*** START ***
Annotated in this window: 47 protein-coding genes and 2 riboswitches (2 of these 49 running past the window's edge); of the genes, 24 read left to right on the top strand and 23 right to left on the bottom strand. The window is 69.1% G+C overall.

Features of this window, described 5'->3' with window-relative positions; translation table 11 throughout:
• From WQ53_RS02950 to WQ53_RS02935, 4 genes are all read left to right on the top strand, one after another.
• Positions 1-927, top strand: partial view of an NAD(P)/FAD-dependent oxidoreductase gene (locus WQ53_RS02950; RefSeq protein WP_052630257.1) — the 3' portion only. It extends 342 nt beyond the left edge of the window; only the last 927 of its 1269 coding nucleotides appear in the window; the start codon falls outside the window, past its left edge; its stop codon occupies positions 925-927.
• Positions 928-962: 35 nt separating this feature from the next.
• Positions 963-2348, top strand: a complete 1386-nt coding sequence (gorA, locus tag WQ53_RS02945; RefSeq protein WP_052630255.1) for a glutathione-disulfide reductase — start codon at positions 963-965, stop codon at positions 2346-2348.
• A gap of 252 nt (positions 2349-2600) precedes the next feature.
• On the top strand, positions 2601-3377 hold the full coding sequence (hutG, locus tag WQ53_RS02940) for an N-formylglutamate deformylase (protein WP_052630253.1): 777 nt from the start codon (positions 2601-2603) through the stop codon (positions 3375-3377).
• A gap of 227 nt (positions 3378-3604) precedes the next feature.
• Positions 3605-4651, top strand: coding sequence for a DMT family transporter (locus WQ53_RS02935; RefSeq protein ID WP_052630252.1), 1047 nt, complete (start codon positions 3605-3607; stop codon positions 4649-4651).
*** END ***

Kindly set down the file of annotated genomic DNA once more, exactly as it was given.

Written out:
Annotated in this window: 47 protein-coding genes and 2 riboswitches (2 of these 49 running past the window's edge); of the genes, 24 read left to right on the top strand and 23 right to left on the bottom strand. The window is 69.1% G+C overall.

Features of this window, described 5'->3' with window-relative positions; translation table 11 throughout:
• From WQ53_RS02950 to WQ53_RS02935, 4 genes are all read left to right on the top strand, one after another.
• Positions 1-927, top strand: partial view of an NAD(P)/FAD-dependent oxidoreductase gene (locus WQ53_RS02950; RefSeq protein WP_052630257.1) — the 3' portion only. It extends 342 nt beyond the left edge of the window; only the last 927 of its 1269 coding nucleotides appear in the window; the start codon falls outside the window, past its left edge; its stop codon occupies positions 925-927.
• Positions 928-962: 35 nt separating this feature from the next.
• Positions 963-2348, top strand: a complete 1386-nt coding sequence (gorA, locus tag WQ53_RS02945; RefSeq protein WP_052630255.1) for a glutathione-disulfide reductase — start codon at positions 963-965, stop codon at positions 2346-2348.
• A gap of 252 nt (positions 2349-2600) precedes the next feature.
• On the top strand, positions 2601-3377 hold the full coding sequence (hutG, locus tag WQ53_RS02940) for an N-formylglutamate deformylase (protein WP_052630253.1): 777 nt from the start codon (positions 2601-2603) through the stop codon (positions 3375-3377).
• A gap of 227 nt (positions 3378-3604) precedes the next feature.
• Positions 3605-4651, top strand: coding sequence for a DMT family transporter (locus WQ53_RS02935; RefSeq protein ID WP_052630252.1), 1047 nt, complete (start codon positions 3605-3607; stop codon positions 4649-4651).